Sunday proved to be a surprisingly good day of sailing. As we arrived at the marina, we had a nice steady breeze out of the north at about 6. The forecast was calling for 0 building to 6 out of the south. At the skippers meeting, the breeze had died but Aaron was optimistic in the forecast and had the RC tow everyone up to the course area. We ended up with 8 Albacores, 4 Lightnings and 1 Buccaneer making it to the race course. Aaron and crew were able to get off 3 races total. The first race was quite trying. The wind started coming out of the east. By the time the Albacores rounded the windward mark, the wind died and the race was shortened to a finish at the windward mark on the second upwind leg. After the first race, we could all see the sea breeze filling in from downriver. Aaron and crew setup the course in prep for the wind and we were able to get off 2 more races in a nice southerly breeze of about 8. All in all it was a good first day compared to what was forecast. Scores are below.
Today proved a little harder. The race committee was able to get off 2 races today. Temps were in the 80s with very fluky light breeze. Scores are posted to the Results page as well as below.
Today was quite a nice day on the Potomac River Gorge. Temps were in the upper 70s and the wind was mostly out of the North averaging around 10 with a range of 5 to the upper teens. We were able to get off 4 races. Scores are below.
Spring Series #5 brought us a tricky day on the river, but PRO Jeff Neurater and his crew still managed to get us 4 races in a spotty, shifty, WNW breeze. The day looked very promising at the outset. We had a nice northerly breeze of about 10 knots blowing as nine Lightnings, six Albacores, and a Hobie Cat headed out of the cove and up to the race course.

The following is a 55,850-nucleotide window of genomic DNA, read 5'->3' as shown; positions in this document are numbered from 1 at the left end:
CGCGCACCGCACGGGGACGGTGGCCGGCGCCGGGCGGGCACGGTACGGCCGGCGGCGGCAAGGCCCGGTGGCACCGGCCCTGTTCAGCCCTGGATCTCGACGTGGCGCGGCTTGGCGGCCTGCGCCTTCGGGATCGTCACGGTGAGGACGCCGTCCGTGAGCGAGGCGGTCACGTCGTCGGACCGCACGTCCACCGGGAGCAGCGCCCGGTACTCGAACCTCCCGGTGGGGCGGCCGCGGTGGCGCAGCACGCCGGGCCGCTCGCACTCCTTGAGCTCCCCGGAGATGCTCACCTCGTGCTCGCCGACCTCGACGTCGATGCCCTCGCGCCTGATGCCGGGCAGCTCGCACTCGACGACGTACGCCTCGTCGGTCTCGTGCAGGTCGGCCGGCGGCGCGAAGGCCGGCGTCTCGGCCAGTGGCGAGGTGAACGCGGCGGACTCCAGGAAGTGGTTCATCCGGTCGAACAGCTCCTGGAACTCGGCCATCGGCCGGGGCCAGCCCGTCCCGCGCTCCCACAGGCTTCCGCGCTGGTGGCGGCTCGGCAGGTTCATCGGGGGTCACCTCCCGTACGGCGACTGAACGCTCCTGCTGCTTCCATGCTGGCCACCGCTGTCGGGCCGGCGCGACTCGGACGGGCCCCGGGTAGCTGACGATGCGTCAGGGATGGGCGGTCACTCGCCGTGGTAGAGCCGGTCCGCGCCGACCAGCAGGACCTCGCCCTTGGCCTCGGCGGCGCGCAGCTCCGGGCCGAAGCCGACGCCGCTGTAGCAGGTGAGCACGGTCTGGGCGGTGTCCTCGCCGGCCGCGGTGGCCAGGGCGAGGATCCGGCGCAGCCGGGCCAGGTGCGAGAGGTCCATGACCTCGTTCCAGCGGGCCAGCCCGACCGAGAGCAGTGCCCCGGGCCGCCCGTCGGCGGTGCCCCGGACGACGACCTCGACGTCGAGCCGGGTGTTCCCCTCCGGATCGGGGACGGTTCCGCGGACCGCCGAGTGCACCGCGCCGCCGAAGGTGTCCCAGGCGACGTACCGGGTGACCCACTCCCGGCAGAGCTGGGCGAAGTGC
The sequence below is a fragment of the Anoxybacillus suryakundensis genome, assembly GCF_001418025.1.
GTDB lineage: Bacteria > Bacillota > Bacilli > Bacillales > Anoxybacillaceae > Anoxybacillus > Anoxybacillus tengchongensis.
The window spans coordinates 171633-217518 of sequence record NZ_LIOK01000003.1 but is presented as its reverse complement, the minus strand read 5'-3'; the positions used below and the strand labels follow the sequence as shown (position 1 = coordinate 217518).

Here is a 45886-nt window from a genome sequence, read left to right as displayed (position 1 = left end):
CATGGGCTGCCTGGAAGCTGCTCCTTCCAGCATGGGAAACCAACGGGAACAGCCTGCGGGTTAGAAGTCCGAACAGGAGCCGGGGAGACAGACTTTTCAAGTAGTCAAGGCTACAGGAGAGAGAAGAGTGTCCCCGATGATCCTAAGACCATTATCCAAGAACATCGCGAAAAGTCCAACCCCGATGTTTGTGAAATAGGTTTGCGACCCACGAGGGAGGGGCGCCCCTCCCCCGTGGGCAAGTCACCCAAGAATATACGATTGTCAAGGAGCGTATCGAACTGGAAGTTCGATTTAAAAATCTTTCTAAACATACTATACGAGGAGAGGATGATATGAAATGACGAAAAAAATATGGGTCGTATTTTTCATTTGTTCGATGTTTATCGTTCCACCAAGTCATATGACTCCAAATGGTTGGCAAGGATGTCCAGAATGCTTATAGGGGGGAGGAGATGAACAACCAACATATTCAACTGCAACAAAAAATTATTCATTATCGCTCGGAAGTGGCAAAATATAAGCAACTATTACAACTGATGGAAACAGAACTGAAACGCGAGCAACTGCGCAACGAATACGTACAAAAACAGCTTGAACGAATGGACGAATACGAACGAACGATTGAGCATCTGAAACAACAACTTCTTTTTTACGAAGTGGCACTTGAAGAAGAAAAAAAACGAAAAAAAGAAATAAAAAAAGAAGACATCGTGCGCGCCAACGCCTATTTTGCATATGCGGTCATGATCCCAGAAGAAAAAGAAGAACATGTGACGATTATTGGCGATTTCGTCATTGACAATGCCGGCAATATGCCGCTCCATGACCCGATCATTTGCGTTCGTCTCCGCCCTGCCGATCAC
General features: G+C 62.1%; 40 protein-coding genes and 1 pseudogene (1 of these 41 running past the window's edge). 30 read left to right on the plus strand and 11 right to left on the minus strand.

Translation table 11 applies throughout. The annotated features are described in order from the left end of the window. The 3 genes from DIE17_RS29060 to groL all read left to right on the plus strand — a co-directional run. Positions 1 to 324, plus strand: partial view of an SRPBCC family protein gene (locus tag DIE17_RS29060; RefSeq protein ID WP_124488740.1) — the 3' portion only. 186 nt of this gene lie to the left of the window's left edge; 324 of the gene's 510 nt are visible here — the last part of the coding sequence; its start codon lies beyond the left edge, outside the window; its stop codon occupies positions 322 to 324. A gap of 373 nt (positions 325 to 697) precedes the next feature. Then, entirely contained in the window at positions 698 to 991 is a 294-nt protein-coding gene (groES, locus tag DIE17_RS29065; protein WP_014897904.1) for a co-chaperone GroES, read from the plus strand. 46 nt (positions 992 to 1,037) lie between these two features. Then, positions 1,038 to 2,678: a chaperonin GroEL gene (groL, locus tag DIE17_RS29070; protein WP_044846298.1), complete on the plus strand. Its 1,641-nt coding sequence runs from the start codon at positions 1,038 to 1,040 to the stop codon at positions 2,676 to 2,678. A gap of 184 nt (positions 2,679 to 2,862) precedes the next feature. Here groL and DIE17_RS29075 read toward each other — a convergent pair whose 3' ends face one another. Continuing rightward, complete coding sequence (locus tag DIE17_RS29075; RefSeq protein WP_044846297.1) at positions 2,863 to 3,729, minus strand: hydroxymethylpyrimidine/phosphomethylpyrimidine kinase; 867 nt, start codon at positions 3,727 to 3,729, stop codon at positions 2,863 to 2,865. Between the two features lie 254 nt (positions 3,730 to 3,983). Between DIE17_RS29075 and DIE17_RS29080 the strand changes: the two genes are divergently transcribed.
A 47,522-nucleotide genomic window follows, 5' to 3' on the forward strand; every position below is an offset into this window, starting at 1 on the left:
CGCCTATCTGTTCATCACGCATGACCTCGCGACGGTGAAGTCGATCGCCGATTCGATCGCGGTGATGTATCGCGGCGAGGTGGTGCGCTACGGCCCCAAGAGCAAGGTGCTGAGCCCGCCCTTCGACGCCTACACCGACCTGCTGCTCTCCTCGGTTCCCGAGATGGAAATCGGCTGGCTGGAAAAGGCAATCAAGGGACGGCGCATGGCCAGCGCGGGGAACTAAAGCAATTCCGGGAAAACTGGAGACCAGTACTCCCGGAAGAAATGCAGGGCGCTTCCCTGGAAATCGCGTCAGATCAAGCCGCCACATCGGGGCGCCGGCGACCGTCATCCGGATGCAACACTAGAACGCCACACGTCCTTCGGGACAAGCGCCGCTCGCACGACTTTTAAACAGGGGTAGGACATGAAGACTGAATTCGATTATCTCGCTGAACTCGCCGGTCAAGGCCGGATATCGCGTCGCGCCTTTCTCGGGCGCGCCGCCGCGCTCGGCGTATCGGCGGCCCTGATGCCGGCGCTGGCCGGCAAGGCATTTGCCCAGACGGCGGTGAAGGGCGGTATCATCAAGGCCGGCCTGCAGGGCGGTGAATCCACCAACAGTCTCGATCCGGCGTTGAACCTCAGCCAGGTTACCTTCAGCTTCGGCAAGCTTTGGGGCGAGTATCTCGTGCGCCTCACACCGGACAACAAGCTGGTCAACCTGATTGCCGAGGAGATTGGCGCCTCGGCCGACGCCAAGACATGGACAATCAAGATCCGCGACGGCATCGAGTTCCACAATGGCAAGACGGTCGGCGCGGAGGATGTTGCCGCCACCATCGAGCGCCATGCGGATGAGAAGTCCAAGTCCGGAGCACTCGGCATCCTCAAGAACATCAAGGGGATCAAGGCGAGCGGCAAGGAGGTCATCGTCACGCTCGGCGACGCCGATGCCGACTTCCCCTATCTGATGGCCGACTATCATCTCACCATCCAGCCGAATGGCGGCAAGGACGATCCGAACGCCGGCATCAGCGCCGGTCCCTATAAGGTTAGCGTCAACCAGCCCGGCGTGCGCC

The RC started the first sequence right on time, only to have the wind cut out altogether with about 2 minutes to go in the sequence. The river was high and the tide was flowing out, so most boats drifted away from the starting line even as they tried to sail upwind. Another breeze line was visible up at the windward mark, though, and soon enough it filled in and we were off racing. The boats that were close to the line got the breeze first, go a big jump, and ended up with a huge lead for the entirety of the Olympic course.
That same pattern pretty much repeated over the next three races — another Olympic course, and then two shorter Triangle courses. Finding breeze was of the utmost importance, and this meant looking up towards the bridge to see where the next line was forming even as you were hunting for the patches of breeze that had made it to the racecourse. In general, the breeze would fill from the left side of the course…but that wasn’t a guarantee, and there were times when boats that went out to the right going upwind came out ahead, despite battling the current in the channel.
It was great to get out on the water, even if the conditions were tricky. After the racing we all gathered in the grill area to enjoy some great food, beverages, and the last bit of a fine sunny afternoon.
With the Lightnings out for Doc Gilbert, we had a lighter than normal turnout. But the weather still provided us with a very fun day of sailing. Temps were in the low 70s and winds out of the west ranging from 10 mph to 25 mph and gusts up to 35 mph. PRO Jim Graham was able to get in 5 races using a new “Figure Four” course that Barney Harris came up with. We did 1, 2 and 3 lap races. The course is a modified triangle that provides long hot angle reaching legs, one of which rounds the start pin to starboard and provides a downwind leg. We ended up with 3 Albacores, 1 Bucc, and 1 Laser making it out for the races. The course provided some awesome reaching legs with lots of planing.
Sunday (April 27th) was a beautiful spring day. The breeze was from the northwest. It was patchy and would turn off and then on to as much as 15 mph, but, hey, that’s the river. I often saw good breeze in the middle and so tried to work it but when the breeze died it always came in first from the left so people who set themselves up near the airport always gained.
Jim Antonovich, Marc Carre, and Bob Etheridge ran the races. The first race was a long W3 and gave us all ample opportunity to look very smart and then very dumb as we tried to figure out the patchy wind.
The first two links below are to Sunday’s race results. The other two, I believe, are the cumulative results for the series where each day counts as one “race”. We didn’t have any races on Spring Series #1 but everyone present will get their average position in the other days they sail as redress and that should help them get the required days sailed to qualify.